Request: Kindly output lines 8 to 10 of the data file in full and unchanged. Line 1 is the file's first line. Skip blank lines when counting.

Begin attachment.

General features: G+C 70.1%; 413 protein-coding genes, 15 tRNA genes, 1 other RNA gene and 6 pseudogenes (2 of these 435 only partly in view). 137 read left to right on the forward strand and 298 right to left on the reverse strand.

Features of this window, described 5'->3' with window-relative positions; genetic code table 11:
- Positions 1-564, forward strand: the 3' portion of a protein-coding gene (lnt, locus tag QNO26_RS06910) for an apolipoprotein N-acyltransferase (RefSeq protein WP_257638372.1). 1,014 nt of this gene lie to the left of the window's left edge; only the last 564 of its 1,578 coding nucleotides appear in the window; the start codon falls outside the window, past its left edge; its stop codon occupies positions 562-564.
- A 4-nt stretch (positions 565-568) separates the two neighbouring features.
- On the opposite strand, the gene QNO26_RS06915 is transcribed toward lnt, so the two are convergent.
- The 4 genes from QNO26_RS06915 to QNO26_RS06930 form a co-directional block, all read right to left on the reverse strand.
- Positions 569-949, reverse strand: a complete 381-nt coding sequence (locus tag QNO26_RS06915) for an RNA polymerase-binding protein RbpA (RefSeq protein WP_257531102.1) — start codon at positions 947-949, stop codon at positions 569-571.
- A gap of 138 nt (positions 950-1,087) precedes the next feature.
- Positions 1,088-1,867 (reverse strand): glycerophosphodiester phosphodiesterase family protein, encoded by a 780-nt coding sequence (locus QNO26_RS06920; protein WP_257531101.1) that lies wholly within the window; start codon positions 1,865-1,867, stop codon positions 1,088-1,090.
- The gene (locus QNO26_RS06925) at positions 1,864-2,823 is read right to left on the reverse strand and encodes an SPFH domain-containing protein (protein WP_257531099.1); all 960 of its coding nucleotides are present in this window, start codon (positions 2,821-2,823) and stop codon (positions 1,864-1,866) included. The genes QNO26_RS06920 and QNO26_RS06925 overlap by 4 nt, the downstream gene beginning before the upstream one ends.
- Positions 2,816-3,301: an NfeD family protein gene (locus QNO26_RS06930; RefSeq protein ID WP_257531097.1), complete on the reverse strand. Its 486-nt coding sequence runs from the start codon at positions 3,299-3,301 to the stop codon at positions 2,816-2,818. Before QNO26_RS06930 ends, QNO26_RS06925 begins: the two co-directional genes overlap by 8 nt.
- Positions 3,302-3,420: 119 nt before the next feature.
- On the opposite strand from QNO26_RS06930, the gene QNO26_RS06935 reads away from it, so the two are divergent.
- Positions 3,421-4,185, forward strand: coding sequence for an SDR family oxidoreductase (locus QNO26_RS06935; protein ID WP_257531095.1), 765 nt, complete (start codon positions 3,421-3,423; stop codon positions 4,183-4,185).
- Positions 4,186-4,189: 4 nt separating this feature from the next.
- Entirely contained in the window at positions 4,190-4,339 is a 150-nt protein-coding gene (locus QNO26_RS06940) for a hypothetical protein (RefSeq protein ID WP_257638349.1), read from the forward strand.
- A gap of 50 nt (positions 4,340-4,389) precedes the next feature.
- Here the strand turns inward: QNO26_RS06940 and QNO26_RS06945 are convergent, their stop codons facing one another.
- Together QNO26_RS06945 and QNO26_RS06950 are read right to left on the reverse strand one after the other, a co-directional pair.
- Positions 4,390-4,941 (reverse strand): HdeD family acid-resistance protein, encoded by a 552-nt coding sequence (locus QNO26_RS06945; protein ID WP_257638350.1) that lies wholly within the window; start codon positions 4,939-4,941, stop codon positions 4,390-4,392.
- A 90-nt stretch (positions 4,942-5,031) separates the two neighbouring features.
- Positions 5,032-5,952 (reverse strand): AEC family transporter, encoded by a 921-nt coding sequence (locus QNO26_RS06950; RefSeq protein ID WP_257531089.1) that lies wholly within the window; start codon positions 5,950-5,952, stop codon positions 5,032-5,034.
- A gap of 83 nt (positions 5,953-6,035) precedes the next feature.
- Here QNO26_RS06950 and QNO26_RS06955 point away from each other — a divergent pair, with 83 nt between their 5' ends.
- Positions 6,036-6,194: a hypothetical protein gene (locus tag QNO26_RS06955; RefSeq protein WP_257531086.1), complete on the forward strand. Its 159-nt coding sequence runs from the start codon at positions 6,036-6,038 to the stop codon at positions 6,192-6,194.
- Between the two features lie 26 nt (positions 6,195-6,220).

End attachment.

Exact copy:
- A gap of 138 nt (positions 950-1,087) precedes the next feature.
- Positions 1,088-1,867 (reverse strand): glycerophosphodiester phosphodiesterase family protein, encoded by a 780-nt coding sequence (locus QNO26_RS06920; protein WP_257531101.1) that lies wholly within the window; start codon positions 1,865-1,867, stop codon positions 1,088-1,090.
- The gene (locus QNO26_RS06925) at positions 1,864-2,823 is read right to left on the reverse strand and encodes an SPFH domain-containing protein (protein WP_257531099.1); all 960 of its coding nucleotides are present in this window, start codon (positions 2,821-2,823) and stop codon (positions 1,864-1,866) included. The genes QNO26_RS06920 and QNO26_RS06925 overlap by 4 nt, the downstream gene beginning before the upstream one ends.